In the given case, Gary was dealer in heroin, who supplied Jenny and Kitty with heroin. Kitty was only sixteen years old. Garry equipped the syringe of heroin for Jenny and Kitty. Jenny injected herself with the heroin and also injected Kitty. Jenny and Kitty went to their mother’s house, Sandra. Subsequently, Kitty started showing symptoms of heroin overdose and she needed immediate assistance. Jenny and Sandra ignored her symptoms, as they were worried that the police would be involved in this case. Resultantly, Kitty dies due to drug overdose. Based on the facts, the issue that arises here is that, what is the possible criminal liability of Jenny, Sandra and Gary.

Gross negligence manslaughter

Gary, Jenny and Sandra may be held liable for gross negligence manslaughter for Kitty’s death. The liability of each one of them is discussed as follows:

Gary was the heroin dealer and he was the one who provided Jenny and Kitty with heroin. He was aware of the fact that Kitty is a minor and that she should not be provided with the drug. However, Gary ignored the factor of considering her age and despite of that he prepared syringes for them, which the children injected into themselves in his presence. In the case of “R v. Khan and Khan”, the issue in question was about two appellants who supplied heroin to a child who was 15 years old in their house. The appellants left her in the flat and due to overdose of heroin; she went into coma and died. The plaintiff filed a suit against the appellants for gross negligence. The appeal was allowed because the trial Judge failed to direct the Jury on questions relating to law and that the facts of the case were sufficient to give rise to duty of care on the part of the dealer. It was further held that, where a matter comes before Jury for gross negligence the Jury should consider the following points:

  • Whether the defendant had a duty of care towards the plaintiff
  • Whether the defendant contravened the duty of care
  • Did the breach lead to loss of life of the plaintiff?
  • Did the breach lead to a criminal act thus amounting to gross negligence?

For determining the liability of Gary, we first need to evaluate whether he owed duty of care towards Kitty or not. Ideally, dealers are not held liable for the death of people who die due to drugs overdose. However, since the decision of R v. Khan and Khan, where the mistake of Jury was identified, dealers are also held responsible for owing duty of care towards their customers. In this case, Kitty was a minor that is below the age of 18 years. Gary should have exercised his duty of care and should have refused providing heroin to a minor. However, he did not do so. Consequently, we may conclude that Gary breached his duty of care towards Kitty that ultimately led to her death. Thus, there was a causal link between the breach of duty of care and the result due to the breach of duty. Additionally, the breach of duty of care on the part of Gary made him commit a criminal act amounting to gross negligence. Thus, we may conclude on the part of Gary that he may be liable for gross negligence.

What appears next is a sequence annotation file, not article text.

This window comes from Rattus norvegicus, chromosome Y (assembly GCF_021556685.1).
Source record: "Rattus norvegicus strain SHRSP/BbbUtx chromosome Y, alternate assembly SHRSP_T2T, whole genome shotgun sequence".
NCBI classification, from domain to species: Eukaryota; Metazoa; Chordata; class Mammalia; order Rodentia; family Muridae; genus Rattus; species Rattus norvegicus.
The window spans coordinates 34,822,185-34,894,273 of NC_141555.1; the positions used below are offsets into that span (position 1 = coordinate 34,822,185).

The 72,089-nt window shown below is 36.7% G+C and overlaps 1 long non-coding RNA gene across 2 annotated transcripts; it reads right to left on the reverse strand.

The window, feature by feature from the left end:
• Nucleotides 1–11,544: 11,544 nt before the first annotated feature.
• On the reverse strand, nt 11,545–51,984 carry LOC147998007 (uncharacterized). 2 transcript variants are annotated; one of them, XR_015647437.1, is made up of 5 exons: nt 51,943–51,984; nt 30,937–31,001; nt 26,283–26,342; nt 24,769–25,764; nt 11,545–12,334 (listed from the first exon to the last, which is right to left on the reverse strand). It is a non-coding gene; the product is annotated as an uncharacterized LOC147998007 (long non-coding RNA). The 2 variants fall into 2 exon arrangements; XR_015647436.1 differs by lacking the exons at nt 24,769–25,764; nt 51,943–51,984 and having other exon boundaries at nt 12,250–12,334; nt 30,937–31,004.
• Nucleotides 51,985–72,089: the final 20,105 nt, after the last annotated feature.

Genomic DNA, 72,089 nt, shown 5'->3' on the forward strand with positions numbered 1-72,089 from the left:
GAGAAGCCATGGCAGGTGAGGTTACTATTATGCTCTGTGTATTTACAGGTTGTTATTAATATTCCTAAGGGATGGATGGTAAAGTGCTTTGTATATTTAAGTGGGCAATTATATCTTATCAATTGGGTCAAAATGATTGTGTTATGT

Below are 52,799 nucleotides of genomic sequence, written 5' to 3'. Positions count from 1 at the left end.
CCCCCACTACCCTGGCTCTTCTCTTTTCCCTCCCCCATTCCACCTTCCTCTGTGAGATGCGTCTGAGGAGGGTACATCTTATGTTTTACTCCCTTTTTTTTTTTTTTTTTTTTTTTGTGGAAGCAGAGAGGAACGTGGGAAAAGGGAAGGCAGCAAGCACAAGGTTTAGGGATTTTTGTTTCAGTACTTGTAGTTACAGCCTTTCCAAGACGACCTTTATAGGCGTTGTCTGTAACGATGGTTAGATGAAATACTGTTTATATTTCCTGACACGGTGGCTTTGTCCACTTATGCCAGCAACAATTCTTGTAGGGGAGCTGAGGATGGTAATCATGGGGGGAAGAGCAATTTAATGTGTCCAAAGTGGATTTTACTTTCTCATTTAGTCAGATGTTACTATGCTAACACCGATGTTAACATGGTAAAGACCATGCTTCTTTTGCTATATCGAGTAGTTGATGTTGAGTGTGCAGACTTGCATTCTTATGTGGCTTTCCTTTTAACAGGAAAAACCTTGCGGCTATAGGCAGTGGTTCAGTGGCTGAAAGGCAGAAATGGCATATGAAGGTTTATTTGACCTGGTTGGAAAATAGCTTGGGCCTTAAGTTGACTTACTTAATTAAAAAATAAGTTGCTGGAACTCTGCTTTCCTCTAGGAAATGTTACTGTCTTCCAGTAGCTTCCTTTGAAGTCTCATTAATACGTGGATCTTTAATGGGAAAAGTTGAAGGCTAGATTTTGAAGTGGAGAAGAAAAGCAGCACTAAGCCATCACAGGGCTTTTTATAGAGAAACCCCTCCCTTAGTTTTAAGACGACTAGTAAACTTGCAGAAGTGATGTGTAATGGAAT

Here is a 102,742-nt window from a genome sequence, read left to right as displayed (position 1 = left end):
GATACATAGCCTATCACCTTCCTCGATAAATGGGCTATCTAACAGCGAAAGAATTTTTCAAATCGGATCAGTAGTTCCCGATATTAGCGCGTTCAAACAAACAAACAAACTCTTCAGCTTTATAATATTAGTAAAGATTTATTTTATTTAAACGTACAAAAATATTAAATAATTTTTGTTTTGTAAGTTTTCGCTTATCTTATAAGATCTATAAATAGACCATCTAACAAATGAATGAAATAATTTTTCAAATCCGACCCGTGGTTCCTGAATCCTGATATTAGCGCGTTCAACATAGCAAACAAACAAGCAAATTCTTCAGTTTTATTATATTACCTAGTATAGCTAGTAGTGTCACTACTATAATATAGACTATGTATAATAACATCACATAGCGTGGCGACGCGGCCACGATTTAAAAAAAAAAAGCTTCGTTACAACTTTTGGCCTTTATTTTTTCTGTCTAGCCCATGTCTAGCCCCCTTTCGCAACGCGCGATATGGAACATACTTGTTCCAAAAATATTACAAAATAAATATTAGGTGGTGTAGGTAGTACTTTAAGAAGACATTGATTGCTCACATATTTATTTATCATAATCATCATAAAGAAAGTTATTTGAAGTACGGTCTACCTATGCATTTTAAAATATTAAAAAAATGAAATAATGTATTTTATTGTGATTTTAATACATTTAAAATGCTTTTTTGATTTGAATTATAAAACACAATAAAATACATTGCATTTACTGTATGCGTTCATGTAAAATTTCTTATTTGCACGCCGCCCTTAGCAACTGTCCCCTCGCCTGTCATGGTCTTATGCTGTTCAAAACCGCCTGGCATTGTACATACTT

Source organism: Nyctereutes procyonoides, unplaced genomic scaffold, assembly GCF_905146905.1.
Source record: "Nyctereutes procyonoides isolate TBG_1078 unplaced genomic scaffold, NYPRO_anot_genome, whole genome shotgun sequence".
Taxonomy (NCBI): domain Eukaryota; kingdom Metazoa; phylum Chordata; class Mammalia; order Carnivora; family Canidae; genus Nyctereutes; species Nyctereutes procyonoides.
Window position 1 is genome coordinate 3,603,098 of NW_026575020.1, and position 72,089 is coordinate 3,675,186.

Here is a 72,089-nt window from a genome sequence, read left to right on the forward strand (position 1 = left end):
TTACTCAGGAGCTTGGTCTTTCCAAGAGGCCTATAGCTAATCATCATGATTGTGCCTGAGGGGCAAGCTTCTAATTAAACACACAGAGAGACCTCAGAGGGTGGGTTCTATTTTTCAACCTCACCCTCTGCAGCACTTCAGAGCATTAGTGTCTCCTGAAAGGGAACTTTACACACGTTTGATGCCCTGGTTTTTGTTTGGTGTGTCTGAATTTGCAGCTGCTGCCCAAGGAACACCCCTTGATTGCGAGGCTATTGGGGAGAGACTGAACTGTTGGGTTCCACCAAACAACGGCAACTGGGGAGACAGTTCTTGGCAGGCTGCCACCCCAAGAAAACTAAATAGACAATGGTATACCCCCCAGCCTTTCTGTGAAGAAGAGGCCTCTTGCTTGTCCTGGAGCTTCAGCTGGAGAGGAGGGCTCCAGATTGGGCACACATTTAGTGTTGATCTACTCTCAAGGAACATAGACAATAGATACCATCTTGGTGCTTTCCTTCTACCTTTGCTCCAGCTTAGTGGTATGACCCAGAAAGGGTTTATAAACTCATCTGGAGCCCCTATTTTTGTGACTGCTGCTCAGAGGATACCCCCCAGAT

Jenny was Kitty’s sister and she was elder to Kitty. Kitty was only 16 years old while Jenny was 19 years old. Jenny injected Kitty with the syringe while Kitty was shaking and was unable to take to inject herself. This is the first breach of duty of care on the part of Jenny. After they took the injection, they went to their mother’s house where Kitty was showing signs of heroin overdose.  However, Jenny ignored the symptoms of heroin overdose in fear of police getting involved in this case. This was the second breach of duty on the part of Jenny. In the case of, Rv. Evans, the appellant was convicted of “gross negligence manslaughter” along with her mother for the death of a 17 years old girl named Carly. Carly died of drug overdose. The appellant was about eight years elder to Carly. The appellant bought heroin from a drug dealer and gave the drug to Carly. Carly injected the drug, however, soon after sometime she was showing signs of drug overdose, which the appellant from her own experience was able to understand. Both the appellant and her mother thought of not seeking medical help in fear of getting into trouble. Resultantly, Carly died. The Judge held that the duty of care on the part of the appellant arose not from her action of assisting Carly but from providing her with heroin. The appellant created a situation so dangerous in nature and additionally failed to take action to decrease the risk of calling assistance, which could have ideally saved her. The Judge made the appellant liable for not having a familial relationship with her but for breaching her basic duty of care. Had there been any other person in place of her sister, she would still be made liable for breach of duty of care, as the basic level of care is expected out of every individual. Similarly, in the given case study as well, Jenny can be held liable for “gross negligence manslaughter” as she failed to exercise her duty of care towards Kitty by supplying her with heroin and secondly by not providing her appropriate medical assistance at the time when she urgently needed it. Hence, Jenny committed two breaches of duty of care, which can make her liable for “gross negligence manslaughter.”

Reckless manslaughter